Europe needs five years to reach pre-corona air travel levels

11 June 2020 3 min. read

Demand for air travel could plummet by as much as 62% thanks to the coronavirus, according to a new study. The outlook may not rapidly improve when nations finally relax their Covid-19 measures either, with Europe’s airlines facing the possibility that they will take five years to recover their pre-pandemic passenger levels.

The Covid-19 lock-down has greatly exacerbated the steady decline witnessed by the aviation industry in the last three years. The number of airlines experiencing solvency issues, or completely collapsing, had rapidly risen in recent years – and the sudden freeze on international travel has pushed even more firms to breaking point in 2020.

Coronavirus was cited by UK airline Flybe as a factor in its collapse earlier in the year, while Virgin Australia also pointed to the pandemic as it appointed Deloitte for its voluntary administration. In Germany meanwhile, 700 of Lufthansa’s fleet of 760 planes have been grounded amid the coronavirus lock-down. With the number of passengers falling by 99%, the firm has also had to apply a round of voluntary restructuring, ahead of a state bailout.Global passenger forecast by world regionAccording to a new study from global consulting services company ICF, the crisis the industry faces at present is so deep that it may take the best part of four years for the industry to recover to its pre-coronavirus air travel rates. The consultancy estimates that the number of airline passengers in 2020 will be 62% lower than the year before, and this drop will not be reversed until 2024, when the sector will first move beyond its 2019 figures.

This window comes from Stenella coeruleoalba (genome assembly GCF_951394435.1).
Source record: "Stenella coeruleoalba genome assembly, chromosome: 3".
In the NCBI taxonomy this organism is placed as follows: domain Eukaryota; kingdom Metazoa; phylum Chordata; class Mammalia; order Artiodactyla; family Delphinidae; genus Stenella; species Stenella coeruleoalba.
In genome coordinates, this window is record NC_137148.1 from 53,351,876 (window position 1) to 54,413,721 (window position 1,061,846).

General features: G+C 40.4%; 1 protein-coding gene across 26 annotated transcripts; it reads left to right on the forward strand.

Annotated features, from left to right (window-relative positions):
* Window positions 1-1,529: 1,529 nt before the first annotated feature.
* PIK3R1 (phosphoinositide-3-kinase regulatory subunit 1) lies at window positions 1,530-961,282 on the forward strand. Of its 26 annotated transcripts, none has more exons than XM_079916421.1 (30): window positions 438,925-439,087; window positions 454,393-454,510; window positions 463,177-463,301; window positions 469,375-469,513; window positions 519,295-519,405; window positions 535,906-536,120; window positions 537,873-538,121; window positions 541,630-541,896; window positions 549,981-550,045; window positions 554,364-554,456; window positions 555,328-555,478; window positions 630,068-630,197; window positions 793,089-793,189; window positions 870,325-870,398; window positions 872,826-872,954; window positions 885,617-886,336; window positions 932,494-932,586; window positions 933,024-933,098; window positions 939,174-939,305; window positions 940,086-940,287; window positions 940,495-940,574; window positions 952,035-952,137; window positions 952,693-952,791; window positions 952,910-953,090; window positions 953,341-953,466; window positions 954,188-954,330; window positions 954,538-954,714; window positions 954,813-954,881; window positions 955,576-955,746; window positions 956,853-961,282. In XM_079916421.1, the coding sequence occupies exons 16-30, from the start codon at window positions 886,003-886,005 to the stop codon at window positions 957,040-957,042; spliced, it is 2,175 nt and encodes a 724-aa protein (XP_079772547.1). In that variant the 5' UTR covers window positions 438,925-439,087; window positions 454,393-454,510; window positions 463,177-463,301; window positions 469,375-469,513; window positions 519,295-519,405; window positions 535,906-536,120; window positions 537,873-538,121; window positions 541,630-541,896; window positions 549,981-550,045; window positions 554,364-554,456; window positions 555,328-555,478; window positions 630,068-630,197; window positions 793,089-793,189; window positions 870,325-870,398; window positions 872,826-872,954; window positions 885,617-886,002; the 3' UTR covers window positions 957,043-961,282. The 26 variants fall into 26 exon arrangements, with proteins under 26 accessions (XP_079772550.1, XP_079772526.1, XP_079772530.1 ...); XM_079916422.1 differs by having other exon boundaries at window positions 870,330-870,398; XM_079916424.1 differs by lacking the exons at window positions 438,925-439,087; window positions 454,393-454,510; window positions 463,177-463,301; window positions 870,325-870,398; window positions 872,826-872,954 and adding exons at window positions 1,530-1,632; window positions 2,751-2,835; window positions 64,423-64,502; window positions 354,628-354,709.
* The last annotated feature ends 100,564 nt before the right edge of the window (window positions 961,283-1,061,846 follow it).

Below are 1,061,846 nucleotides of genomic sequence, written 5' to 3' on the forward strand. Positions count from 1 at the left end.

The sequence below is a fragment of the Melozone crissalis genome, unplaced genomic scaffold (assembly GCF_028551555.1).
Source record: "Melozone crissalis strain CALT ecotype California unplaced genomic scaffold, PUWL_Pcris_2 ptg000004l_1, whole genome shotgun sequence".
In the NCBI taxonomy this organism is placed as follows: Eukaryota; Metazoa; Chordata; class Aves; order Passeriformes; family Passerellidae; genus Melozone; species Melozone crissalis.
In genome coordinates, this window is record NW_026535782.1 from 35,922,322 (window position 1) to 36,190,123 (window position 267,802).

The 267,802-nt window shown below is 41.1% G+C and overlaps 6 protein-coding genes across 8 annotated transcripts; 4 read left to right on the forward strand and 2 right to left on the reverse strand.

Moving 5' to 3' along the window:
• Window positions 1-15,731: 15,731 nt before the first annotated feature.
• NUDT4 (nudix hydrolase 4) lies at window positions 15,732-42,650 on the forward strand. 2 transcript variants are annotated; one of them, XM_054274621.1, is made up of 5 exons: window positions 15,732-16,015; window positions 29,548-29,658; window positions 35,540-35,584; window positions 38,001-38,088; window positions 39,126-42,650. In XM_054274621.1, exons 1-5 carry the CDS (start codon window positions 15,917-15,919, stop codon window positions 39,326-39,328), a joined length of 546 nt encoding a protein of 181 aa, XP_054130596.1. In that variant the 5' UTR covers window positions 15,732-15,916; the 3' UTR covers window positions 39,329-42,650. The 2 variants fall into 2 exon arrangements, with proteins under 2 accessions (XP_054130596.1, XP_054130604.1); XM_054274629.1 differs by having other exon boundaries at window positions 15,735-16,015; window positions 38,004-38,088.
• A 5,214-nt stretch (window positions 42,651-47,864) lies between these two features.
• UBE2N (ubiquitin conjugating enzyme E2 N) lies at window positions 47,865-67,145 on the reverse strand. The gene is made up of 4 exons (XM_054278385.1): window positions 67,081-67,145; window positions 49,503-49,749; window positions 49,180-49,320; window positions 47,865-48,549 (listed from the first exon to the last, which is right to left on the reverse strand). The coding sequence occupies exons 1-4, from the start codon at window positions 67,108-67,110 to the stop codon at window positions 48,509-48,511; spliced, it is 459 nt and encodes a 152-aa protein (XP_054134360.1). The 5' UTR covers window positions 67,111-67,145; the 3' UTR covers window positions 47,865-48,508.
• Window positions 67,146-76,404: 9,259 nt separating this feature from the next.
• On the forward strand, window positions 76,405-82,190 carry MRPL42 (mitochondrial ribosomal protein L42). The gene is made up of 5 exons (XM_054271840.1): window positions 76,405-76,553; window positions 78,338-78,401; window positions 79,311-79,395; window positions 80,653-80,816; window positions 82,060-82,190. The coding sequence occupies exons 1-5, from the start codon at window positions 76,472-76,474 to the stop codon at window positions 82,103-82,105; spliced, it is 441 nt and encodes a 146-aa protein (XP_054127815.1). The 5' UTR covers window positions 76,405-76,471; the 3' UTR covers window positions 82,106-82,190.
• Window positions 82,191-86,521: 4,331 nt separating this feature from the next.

ICF suggested that while the US, Canada and the Asia-Pacific regions will take no longer than four years for air traffic to return to normal, Latin America and Europe will lag behind. This presents a drastic change from the last global recession – reversing the roles of the US and Europe in particular.

Following the financial crisis of 2008, Europe scarcely saw an impact on air passengers, and recovered in just one year, while the US took more than six years to return to pre-recession levels. The rest of the world was meanwhile unaffected, and continued to grow. Obviously, the situation then is different to the one faced by travellers now, however. Even if they are cleared to fly by national governments, and they have the money to do so, many will be left wondering if their respective trips are worth the health risk.

Recovery from Great Recession vs. COVID-19

Perhaps for this reason, ICF’s overall forecast is significantly more pessimistic than what is held publicly by the airline industry itself. For example, a poll by brokerage Cowen recently found that 62% of travel executives and stock analysts expect air transportation to get back to 2019 levels in no more than three years, while only 12% expect it to take more than four.

ICF, however, cautions that due to the unique nature of this crisis, the travel slump will last much longer than the coronavirus itself. Maintaining that the worst is yet to come, the long-term sunken demand will likely force airlines to scramble to reduce their fleets and send a ripple effect throughout the economy.

Speaking to Reuters, Carlos Ozores – a consultant at ICF who works with airline management teams – said, “We’ve never been in a hole this deep… This is a fall in traffic and revenue that could lead many airlines to go bankrupt… If you have fewer planes, you have fewer pilots and fewer crew members, and those layoffs will be permanent.”